Emirates has announced plans to increase flights to Italy from next month, following a new arrangement allowing its customers to travel to the country without needing to quarantine on arrival.

The carrier is to add two extra weekly flights to Milan from July, bringing its frequency to the city to ten weekly flights across its Dubai-Milan-New York JFK and Dubai-Milan routes.

In addition Emirates will resume flights to Venice on July 1, initially offering three flights per week on the route.

Together with the carrier’s existing five flights per week to Rome, and thrice weekly service to Bologna, Emirates will offer 21 weekly flights to Italy from next month, all served by B777-300ER aircraft.

The airline said that the increases follow the launch of “Covid-Tested flight” arrangements, allowing its passengers to avoid quarantine when arriving into Italy.

From tomorrow (June 2) customers aged two years and above must present a negative Covid-19 PCR-RT or Rapid Antigen test result valid for 48 hours prior to departure, as well as taking a Rapid Antigen swab test on arrival in Italy.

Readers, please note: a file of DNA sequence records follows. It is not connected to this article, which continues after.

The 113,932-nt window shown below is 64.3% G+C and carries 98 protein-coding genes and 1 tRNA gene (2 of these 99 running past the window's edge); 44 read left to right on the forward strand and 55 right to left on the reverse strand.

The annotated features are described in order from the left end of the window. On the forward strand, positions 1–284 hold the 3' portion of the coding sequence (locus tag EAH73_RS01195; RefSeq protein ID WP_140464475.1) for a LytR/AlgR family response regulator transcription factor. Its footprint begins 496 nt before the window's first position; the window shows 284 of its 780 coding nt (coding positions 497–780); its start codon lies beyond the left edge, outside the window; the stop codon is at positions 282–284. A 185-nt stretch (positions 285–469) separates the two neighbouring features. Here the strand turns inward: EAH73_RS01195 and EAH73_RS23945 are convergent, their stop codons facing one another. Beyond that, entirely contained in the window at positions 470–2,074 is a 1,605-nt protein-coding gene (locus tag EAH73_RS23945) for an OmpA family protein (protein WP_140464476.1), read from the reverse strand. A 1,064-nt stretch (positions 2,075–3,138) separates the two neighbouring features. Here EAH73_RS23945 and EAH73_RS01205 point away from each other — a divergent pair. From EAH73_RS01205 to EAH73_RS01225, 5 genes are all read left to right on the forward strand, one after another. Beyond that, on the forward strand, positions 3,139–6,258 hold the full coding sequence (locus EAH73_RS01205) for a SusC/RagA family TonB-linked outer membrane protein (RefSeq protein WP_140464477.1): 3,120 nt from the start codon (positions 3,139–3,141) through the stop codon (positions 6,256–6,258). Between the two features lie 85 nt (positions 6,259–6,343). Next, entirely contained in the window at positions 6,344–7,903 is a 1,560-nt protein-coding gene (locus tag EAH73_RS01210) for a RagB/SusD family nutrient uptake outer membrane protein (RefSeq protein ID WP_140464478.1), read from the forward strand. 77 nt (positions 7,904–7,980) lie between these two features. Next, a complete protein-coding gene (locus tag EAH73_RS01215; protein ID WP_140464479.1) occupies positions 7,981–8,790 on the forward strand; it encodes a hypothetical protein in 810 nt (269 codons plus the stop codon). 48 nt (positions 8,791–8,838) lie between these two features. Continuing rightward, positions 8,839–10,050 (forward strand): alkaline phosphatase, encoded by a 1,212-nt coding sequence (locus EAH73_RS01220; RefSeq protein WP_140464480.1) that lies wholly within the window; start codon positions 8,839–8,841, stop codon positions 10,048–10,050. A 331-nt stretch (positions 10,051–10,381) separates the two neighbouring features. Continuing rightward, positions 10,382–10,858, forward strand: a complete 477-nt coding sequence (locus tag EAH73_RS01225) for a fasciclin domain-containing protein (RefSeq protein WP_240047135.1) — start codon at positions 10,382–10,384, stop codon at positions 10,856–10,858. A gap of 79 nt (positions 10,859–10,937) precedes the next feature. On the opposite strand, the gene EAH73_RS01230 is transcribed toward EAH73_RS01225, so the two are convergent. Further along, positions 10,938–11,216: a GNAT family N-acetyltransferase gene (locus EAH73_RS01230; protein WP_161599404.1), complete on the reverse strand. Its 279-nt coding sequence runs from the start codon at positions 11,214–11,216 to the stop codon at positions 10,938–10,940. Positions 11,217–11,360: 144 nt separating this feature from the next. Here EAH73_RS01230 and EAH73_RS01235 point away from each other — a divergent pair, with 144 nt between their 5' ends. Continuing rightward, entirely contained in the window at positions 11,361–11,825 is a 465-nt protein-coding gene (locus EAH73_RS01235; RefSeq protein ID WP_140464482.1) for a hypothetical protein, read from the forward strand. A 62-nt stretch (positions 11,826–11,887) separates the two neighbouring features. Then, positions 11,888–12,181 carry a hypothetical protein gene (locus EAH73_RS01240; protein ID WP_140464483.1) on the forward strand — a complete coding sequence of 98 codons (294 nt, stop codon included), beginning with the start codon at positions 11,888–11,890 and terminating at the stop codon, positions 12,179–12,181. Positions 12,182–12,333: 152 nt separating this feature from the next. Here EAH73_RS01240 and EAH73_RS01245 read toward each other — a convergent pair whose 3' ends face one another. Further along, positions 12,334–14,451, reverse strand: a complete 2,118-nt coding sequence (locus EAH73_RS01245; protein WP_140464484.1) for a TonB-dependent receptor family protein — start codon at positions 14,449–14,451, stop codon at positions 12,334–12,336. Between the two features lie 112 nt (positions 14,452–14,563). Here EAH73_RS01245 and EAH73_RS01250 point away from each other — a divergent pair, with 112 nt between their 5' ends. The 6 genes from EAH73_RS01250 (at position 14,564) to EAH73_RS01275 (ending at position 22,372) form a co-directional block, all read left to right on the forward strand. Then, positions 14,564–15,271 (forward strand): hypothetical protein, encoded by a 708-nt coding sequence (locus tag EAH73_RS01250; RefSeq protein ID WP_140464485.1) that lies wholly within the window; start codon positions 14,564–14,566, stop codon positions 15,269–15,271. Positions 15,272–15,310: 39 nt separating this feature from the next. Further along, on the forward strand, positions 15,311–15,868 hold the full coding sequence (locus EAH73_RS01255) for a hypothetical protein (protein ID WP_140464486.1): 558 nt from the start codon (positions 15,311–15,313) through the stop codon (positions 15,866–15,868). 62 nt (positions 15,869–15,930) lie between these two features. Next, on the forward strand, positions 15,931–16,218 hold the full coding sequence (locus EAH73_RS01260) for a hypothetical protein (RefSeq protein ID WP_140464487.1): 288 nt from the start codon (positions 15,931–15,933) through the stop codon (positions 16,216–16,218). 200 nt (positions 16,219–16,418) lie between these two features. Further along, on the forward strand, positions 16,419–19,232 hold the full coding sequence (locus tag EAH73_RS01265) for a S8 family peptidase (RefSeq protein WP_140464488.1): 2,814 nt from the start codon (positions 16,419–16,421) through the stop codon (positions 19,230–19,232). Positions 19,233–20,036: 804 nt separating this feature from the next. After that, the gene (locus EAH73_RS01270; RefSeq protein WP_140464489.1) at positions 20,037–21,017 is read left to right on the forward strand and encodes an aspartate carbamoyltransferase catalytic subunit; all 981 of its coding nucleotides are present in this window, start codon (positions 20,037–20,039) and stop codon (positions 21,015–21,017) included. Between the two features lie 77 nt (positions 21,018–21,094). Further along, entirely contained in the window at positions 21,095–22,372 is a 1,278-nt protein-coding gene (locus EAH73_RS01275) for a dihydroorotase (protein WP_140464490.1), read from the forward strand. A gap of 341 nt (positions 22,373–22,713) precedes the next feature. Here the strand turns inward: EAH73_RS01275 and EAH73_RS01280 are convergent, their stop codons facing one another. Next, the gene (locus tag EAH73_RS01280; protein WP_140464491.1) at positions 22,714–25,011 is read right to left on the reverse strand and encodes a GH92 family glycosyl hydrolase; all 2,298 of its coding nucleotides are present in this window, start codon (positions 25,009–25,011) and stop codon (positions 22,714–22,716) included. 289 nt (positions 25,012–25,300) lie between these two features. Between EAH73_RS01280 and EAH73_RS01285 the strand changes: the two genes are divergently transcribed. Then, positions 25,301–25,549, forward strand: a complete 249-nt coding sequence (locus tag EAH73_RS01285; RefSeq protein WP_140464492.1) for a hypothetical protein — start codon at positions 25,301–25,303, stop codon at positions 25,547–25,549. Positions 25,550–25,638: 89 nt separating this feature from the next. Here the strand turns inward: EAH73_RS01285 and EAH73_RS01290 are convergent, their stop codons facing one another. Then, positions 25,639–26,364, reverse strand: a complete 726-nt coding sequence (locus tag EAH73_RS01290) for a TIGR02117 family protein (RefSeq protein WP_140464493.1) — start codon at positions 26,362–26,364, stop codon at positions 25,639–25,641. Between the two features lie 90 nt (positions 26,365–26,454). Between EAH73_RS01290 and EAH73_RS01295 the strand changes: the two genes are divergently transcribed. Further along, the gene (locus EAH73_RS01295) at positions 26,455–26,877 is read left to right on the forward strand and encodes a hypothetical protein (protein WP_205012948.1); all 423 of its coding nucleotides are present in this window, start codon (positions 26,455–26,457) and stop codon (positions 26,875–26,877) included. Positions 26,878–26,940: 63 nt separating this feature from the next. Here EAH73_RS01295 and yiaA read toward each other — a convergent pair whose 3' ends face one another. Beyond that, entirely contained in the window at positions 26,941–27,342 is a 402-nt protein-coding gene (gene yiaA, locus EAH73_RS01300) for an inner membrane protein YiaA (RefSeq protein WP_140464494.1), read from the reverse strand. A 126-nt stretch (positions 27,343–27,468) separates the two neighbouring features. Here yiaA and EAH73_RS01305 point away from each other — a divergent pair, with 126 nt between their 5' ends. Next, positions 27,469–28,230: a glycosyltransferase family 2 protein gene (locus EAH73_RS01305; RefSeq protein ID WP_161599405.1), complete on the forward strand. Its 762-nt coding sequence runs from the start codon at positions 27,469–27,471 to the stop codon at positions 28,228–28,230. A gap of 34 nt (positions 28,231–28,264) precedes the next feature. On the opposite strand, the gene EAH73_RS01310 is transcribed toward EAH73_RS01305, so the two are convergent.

Several US carriers including American Airlines and Delta have been trialling quarantine-free flights to Milan and Rome in recent months.

American Airlines to operate quarantine-free flights to Milan and Rome

Commenting on the news His Highness Sheikh Ahmed bin Saeed Al Maktoum, Emirates chairman and chief executive, said:

“We welcome the Covid-Tested flight arrangements and would like to thank the Italian and UAE authorities for their ongoing efforts to ease and facilitate international travel. The UAE has a strong and longstanding relationship with Italy and the safe return of air connectivity will help boost mutual trade and tourism.

“As a global commercial hub, and home to people from more than 200 nations, Dubai and the UAE have spared no effort to keep communities safe from the pandemic – from our world-leading vaccination programme to our bio-safety protocols across all sectors including recreation and entertainment facilities, to schools, businesses and airports. We hope that more countries will consider similar arrangements to facilitate quarantine-free travel.”